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Haplochromis sp. "Dayglow"
by Marc Elieson

Haplochromis sp. Dayglow is yet another striking Victoria Basin Hap, collected around Lake Kanyaboli. Males of this species have a powder blue head with the typical black vertical bar running across the eye. This fish also has a characteristic black blotch on the upper part of its gills. Males will fluctuate in their color depending upon their mood, switching between yellow and blue. Its bright red tail contrasts beautifully with the blue to yellow coloration of the males. They typically possess three orange egg spots on their anal fin, which are distinctively outlined in black (one is significantly larger than the other two).

This fish is a typical Victorian Hap in that females of this species are gray with only a faint vertical bar over the eye and another passing longitudinally across the center of their body. Also, only one dominant male will display his color. Any others remain almost colorless and could quite easily be mistaken for females. They do to this so as to blend in with the females in order to avoid the aggression of the dominant male. The dominant male is also territorial and females even have an established hierarchy among themselves. Dayglows are also quite active, with dominant males anxious to show off their color. Anytime another fish swims through his territory, he will puff out, displaying his fins and color.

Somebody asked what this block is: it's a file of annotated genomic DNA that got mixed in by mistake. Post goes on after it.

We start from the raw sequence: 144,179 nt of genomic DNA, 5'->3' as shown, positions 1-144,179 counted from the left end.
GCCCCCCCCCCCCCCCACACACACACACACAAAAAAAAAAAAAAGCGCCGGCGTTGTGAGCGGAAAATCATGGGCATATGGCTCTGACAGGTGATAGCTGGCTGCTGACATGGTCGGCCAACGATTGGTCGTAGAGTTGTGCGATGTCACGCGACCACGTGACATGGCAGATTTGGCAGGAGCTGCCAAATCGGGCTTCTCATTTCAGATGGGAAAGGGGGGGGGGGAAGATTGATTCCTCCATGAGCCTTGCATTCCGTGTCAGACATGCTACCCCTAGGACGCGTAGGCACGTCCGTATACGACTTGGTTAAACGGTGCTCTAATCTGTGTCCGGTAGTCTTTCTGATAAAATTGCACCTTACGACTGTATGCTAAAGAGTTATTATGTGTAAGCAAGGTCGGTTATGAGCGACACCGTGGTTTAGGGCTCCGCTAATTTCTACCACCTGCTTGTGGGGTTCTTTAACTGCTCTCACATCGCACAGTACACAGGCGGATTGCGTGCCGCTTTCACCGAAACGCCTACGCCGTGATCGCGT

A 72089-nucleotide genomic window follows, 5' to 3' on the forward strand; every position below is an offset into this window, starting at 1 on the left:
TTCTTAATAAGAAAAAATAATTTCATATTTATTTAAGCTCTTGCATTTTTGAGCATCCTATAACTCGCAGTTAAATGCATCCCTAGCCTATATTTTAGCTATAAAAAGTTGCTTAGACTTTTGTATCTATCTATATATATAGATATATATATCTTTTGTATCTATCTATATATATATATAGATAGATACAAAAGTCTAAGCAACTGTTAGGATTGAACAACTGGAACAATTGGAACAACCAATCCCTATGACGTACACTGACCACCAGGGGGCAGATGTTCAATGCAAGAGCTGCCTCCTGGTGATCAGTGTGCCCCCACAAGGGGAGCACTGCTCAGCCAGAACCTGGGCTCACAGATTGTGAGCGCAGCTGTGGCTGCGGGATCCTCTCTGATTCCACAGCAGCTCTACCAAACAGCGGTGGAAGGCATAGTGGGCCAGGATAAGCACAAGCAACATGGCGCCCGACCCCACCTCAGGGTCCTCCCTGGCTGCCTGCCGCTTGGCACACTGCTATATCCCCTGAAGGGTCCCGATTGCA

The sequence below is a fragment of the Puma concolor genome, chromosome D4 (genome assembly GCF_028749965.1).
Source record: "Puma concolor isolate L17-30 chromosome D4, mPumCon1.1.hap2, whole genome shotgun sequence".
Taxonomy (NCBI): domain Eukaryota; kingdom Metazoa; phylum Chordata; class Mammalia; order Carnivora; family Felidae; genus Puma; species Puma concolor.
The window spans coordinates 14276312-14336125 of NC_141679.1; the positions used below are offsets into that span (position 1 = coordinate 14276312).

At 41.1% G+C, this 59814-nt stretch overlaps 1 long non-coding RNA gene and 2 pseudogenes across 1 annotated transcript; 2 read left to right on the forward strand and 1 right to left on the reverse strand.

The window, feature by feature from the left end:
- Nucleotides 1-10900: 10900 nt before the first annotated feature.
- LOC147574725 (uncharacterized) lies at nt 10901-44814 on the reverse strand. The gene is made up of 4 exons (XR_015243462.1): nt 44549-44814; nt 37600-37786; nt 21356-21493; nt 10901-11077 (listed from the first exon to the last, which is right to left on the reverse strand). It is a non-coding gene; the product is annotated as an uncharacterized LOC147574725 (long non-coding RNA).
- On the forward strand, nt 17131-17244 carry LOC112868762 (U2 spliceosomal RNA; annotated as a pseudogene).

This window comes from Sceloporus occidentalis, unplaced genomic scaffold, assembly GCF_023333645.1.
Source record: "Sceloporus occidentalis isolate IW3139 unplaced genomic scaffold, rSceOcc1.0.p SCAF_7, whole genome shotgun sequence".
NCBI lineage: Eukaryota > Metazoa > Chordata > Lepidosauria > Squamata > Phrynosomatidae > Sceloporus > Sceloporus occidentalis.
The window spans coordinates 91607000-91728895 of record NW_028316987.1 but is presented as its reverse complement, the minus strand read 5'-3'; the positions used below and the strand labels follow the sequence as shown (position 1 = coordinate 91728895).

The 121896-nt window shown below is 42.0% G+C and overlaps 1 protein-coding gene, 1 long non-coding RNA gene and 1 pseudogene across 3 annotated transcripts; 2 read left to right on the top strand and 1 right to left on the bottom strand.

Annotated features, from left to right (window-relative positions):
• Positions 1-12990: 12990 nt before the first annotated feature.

Adult males can reach sizes of 4 to 4.5 inches. Females need lots of caves and other hiding places. Males should be kept in ratios of at least 2 females to every male. They are very prolific spawners, and broods consist of 15-30 fry.

This particular Victorian Hap is a micro-predator, consuming aquatic invertebrates found in the muddy bottoms near the shore. An omnivorous diet should be offered in the aquarium, with a quality flake food supplemented by occasional live or frozen feedings
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